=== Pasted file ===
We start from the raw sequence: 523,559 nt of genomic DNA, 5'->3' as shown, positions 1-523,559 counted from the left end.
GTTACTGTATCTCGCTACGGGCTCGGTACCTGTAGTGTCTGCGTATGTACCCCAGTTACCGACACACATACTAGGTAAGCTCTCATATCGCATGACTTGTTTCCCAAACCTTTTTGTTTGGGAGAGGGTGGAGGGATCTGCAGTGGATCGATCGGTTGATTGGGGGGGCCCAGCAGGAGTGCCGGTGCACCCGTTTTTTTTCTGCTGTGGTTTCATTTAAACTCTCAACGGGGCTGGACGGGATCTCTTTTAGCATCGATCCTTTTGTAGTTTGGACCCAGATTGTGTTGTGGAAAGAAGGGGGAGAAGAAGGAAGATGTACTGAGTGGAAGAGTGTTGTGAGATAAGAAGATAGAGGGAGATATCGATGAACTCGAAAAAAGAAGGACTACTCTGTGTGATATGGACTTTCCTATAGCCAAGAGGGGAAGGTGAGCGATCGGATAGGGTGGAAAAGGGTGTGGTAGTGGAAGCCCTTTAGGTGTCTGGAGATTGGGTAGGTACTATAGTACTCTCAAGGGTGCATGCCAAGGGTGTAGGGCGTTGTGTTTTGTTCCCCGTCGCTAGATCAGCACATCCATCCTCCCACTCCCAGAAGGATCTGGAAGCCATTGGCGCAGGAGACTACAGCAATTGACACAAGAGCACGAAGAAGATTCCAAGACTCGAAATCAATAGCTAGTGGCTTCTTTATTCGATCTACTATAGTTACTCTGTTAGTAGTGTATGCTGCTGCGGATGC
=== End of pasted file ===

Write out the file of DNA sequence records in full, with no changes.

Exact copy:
We start from the raw sequence: 523,559 nt of genomic DNA, 5'->3' as shown, positions 1-523,559 counted from the left end.
GTTACTGTATCTCGCTACGGGCTCGGTACCTGTAGTGTCTGCGTATGTACCCCAGTTACCGACACACATACTAGGTAAGCTCTCATATCGCATGACTTGTTTCCCAAACCTTTTTGTTTGGGAGAGGGTGGAGGGATCTGCAGTGGATCGATCGGTTGATTGGGGGGGCCCAGCAGGAGTGCCGGTGCACCCGTTTTTTTTCTGCTGTGGTTTCATTTAAACTCTCAACGGGGCTGGACGGGATCTCTTTTAGCATCGATCCTTTTGTAGTTTGGACCCAGATTGTGTTGTGGAAAGAAGGGGGAGAAGAAGGAAGATGTACTGAGTGGAAGAGTGTTGTGAGATAAGAAGATAGAGGGAGATATCGATGAACTCGAAAAAAGAAGGACTACTCTGTGTGATATGGACTTTCCTATAGCCAAGAGGGGAAGGTGAGCGATCGGATAGGGTGGAAAAGGGTGTGGTAGTGGAAGCCCTTTAGGTGTCTGGAGATTGGGTAGGTACTATAGTACTCTCAAGGGTGCATGCCAAGGGTGTAGGGCGTTGTGTTTTGTTCCCCGTCGCTAGATCAGCACATCCATCCTCCCACTCCCAGAAGGATCTGGAAGCCATTGGCGCAGGAGACTACAGCAATTGACACAAGAGCACGAAGAAGATTCCAAGACTCGAAATCAATAGCTAGTGGCTTCTTTATTCGATCTACTATAGTTACTCTGTTAGTAGTGTATGCTGCTGCGGATGC